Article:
One thing I like to point out in pondering such passages is the obvious development of a whole new religious dimension in the NT that is absent in the OT. I mean, wouldn't Moses find such a discussion to be bizarre and unintelligible? But in the NT, daemons, devils, "filthy breaths", etc. abound everywhere and are the cause of all kinds of ills including disease. These ideas evidently arose from the influence of the scrolls of Enoch:
8 And now, the giants, who are produced from the spirits and flesh, shall be called evil spirits upon 9 the earth, and on the earth shall be their dwelling. Evil spirits have proceeded from their bodies; because they are born from men and from the holy Watchers is their beginning and primal origin; 10 they shall be evil spirits on earth, and evil spirits shall they be called. [As for the spirits of heaven, in heaven shall be their dwelling, but as for the spirits of the earth which were born upon the earth, on the earth shall be their dwelling.] And the spirits of the giants afflict, oppress, destroy, attack, do battle, and work destruction on the earth, and cause trouble: they take no food, but nevertheless 12 hunger and thirst, and cause offences. And these spirits shall rise up against the children of men and against the women, because they have proceeded from them.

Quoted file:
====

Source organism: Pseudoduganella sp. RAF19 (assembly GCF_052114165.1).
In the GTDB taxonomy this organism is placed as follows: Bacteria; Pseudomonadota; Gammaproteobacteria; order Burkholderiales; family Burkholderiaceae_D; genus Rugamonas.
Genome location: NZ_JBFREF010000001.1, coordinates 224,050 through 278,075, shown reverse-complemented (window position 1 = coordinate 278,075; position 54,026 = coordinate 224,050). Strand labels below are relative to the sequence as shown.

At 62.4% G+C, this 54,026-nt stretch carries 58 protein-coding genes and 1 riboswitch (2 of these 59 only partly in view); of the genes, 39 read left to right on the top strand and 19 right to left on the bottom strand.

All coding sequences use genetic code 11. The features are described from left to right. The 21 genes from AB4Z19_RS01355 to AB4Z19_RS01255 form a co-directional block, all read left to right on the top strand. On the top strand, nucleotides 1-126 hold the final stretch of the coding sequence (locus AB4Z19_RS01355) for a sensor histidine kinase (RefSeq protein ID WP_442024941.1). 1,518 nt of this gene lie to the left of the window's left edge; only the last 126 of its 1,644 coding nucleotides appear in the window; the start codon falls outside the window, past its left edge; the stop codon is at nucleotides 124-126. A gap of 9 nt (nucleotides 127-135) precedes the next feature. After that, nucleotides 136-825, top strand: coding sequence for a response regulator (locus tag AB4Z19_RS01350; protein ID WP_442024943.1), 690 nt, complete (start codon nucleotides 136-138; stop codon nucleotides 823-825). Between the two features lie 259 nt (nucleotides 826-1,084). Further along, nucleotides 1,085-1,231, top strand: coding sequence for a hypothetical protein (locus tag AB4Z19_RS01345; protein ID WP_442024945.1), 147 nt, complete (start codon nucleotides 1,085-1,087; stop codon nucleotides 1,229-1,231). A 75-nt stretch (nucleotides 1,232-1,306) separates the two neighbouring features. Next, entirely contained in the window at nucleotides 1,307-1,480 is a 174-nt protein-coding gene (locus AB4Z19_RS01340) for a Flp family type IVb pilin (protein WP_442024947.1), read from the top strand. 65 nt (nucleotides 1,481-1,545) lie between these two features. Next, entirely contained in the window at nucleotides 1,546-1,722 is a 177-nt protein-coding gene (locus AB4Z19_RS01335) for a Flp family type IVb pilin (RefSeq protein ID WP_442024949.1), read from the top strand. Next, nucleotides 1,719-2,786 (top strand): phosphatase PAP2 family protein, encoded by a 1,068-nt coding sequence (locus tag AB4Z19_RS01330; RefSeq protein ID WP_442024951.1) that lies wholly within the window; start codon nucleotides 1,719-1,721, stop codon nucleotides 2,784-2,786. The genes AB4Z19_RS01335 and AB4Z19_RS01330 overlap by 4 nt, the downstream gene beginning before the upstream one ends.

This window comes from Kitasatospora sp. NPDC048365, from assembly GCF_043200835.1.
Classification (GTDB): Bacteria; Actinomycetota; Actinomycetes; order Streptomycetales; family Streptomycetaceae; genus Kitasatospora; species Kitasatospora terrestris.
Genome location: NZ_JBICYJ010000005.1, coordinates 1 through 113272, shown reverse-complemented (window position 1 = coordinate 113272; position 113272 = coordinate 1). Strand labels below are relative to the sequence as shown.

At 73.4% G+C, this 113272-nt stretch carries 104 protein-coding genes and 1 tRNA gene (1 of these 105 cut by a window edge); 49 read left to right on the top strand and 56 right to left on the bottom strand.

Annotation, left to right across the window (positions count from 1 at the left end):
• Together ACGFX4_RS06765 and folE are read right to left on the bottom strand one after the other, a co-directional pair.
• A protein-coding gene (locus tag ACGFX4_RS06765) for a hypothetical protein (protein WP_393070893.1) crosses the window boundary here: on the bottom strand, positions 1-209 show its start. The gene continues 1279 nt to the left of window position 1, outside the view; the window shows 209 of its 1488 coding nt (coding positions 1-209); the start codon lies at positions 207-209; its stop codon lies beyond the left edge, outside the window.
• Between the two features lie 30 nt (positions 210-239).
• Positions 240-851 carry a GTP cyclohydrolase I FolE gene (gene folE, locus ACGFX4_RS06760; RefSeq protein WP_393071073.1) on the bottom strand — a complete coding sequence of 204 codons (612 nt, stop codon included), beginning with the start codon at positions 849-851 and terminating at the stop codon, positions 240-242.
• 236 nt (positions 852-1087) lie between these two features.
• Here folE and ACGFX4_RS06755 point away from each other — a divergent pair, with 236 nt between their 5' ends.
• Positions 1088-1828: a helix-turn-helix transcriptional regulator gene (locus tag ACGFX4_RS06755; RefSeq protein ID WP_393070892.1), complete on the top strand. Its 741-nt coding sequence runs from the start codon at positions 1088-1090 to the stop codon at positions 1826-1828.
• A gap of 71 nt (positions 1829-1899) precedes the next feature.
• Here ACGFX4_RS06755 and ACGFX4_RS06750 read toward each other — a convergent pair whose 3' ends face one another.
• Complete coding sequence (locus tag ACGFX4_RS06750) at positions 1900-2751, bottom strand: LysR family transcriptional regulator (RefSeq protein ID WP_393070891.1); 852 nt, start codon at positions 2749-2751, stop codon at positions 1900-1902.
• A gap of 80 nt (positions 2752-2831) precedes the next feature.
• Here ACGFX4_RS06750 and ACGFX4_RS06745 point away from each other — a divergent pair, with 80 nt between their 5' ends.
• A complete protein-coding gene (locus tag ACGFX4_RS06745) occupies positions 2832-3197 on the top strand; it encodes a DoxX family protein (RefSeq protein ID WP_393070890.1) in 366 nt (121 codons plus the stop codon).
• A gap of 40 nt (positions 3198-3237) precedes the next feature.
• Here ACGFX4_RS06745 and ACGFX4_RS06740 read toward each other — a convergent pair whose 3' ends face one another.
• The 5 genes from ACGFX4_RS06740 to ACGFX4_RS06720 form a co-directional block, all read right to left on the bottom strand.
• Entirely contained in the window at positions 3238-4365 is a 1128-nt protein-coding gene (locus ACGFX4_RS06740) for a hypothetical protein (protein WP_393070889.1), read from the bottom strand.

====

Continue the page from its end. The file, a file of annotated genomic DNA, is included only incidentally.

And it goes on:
This seems to be the background of the passage we are considering. (The scrolls of Enoch were considered scripture by the authors of the NT and early Christians). So Jesus is alluding to the assertion that these thirsty troublemakers came from humans and "therefore" rise up against them. (There is no rationale given for why they would afflict the species they proceeded from. Jesus gives a rationale).